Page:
Washington: The Taliban in Afghanistan are tired of fighting and want to make a peace deal with the US, President Donald Trump said on Sunday as he left for his maiden visit to India during which the two countries will significantly ramp up the defence and strategic ties.
Just before his departure for India, Trump told reporters at the White House that the time had come for the US troops to "come home".
The President said he would sign a peace deal with the Taliban if it worked out over the next week.
"I want to see how this period of a week works out. If it works out over the next less-than-a-week, I would put my name on it," he said.
"Time to come home. The Taliban wants to make a deal too. They're tired of fighting," he said.
Trump's remarks came a day after the US and the Afghan Taliban started a seven-day partial truce ahead of a possible peace deal to end more than 18-year-long war, raising hopes for a resolution to America's longest war.
The agreement struck during negotiations between the US and the Taliban, if maintained, may secure a peace deal that would lead to a withdrawal of American troops from Afghanistan.
In November, Trump announced the resumption of peace talks with the Taliban, but refused to give a timeline for the drawdown of the US troops from Afghanistan, as he made an unannounced visit to American soldiers stationed in the war-torn country.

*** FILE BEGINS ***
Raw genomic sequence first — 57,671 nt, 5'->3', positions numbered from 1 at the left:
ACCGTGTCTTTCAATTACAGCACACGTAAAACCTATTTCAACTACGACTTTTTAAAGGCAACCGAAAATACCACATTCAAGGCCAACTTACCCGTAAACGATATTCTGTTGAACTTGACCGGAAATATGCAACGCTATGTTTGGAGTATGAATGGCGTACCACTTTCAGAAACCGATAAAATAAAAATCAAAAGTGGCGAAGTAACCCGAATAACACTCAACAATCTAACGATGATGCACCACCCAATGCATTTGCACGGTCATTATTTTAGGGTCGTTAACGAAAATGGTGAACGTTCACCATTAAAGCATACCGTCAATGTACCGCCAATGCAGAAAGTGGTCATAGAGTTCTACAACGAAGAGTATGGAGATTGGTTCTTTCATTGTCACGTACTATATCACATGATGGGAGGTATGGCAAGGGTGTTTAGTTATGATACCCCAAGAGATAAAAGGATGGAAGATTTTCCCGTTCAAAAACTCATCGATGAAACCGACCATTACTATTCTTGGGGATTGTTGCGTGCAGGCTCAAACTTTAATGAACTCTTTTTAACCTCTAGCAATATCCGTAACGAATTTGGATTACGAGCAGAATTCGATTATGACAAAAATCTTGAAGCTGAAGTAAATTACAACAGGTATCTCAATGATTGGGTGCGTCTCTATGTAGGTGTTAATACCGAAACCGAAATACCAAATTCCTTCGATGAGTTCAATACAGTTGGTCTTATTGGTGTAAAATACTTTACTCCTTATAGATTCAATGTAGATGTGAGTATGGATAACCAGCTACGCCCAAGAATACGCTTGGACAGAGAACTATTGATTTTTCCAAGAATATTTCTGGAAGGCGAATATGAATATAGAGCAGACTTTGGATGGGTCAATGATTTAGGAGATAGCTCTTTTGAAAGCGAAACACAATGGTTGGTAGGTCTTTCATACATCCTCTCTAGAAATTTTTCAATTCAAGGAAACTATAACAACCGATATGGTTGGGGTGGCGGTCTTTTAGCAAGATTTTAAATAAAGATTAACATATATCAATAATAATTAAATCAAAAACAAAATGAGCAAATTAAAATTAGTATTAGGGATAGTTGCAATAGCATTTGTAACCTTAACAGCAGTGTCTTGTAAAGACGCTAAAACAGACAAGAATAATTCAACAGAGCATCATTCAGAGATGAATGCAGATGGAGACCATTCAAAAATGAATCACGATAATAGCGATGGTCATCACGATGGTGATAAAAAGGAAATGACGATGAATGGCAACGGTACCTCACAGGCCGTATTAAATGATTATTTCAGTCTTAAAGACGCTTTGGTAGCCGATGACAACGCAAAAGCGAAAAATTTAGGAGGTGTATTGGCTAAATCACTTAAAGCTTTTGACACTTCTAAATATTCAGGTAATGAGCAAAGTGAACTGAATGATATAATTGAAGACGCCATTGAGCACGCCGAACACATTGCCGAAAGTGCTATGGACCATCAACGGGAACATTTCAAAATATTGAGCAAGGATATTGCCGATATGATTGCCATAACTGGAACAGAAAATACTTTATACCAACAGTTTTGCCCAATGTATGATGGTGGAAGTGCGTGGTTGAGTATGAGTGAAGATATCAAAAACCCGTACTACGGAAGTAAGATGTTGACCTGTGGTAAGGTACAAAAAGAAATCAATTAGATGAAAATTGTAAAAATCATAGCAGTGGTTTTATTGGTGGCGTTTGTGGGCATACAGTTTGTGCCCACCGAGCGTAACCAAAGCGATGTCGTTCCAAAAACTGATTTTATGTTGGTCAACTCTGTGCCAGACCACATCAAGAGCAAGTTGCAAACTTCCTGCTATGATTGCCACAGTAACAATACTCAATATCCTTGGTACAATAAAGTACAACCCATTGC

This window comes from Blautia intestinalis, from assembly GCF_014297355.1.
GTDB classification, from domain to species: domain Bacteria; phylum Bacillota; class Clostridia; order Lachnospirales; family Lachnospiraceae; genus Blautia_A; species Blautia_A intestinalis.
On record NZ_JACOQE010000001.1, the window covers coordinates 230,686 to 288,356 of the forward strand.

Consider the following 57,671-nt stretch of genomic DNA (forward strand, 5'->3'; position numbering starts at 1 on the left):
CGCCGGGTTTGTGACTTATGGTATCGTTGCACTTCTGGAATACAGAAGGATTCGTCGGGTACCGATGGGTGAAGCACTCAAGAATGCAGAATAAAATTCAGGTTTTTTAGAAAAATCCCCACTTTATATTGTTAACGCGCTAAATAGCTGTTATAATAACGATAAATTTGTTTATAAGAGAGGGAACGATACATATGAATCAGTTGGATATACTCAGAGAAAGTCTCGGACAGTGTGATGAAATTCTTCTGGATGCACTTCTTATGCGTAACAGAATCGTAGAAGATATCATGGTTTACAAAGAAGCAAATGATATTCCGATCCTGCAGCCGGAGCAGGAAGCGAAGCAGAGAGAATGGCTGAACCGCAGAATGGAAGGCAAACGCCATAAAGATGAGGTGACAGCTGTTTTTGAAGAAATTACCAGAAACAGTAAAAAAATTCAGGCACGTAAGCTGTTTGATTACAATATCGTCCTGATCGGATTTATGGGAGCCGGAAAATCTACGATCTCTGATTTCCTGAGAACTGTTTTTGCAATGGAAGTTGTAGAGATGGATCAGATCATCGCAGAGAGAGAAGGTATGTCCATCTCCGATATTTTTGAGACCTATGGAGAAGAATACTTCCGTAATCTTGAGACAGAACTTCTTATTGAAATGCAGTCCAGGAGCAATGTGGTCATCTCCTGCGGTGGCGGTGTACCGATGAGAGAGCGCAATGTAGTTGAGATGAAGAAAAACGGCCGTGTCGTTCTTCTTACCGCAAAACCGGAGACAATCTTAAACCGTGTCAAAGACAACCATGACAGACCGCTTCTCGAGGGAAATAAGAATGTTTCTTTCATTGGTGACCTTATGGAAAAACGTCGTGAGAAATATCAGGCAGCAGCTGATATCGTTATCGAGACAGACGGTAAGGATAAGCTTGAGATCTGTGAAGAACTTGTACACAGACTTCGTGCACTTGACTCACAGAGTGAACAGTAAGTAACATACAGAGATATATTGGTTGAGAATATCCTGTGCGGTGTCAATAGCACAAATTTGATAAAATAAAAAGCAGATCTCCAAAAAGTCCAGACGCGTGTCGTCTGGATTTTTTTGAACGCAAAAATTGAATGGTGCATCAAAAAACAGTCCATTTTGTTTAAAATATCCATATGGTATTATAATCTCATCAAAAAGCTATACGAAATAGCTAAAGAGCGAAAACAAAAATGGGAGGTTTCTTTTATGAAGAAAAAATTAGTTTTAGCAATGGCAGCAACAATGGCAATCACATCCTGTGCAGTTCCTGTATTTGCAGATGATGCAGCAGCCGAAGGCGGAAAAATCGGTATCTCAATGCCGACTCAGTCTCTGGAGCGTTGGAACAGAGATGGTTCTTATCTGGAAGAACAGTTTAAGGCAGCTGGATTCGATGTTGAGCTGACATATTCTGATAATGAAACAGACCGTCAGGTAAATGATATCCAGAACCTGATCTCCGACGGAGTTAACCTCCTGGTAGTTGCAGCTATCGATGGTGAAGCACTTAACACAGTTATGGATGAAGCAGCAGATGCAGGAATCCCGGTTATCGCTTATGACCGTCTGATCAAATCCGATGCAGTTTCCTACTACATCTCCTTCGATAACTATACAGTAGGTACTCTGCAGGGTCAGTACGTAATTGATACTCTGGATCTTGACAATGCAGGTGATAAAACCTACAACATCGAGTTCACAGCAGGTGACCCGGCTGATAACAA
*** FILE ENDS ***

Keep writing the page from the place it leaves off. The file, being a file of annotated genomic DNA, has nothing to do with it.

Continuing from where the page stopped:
After nine rounds of negotiations with the Taliban, Trump announced in September that he was calling the peace talks off after a US service member was killed in a suicide attack in Afghanistan's capital, Kabul.
The US currently has less than 14,000 troops in Afghanistan, but military officials would not confirm the exact number.
Trump is accompanied by First Lady Melania, daughter Ivanka, son-in-law Jared Kushner and the top brass of his administration on his maiden visit to India. During his visit, the two countries are expect to significantly ramp up bilateral defence and strategic ties.
The nearly 36-hour-long visit by Trump is also set to send across a clear message of growing congruence of interests on major geopolitical developments in the region and beyond, particularly when China has been expanding its military might and economic clout.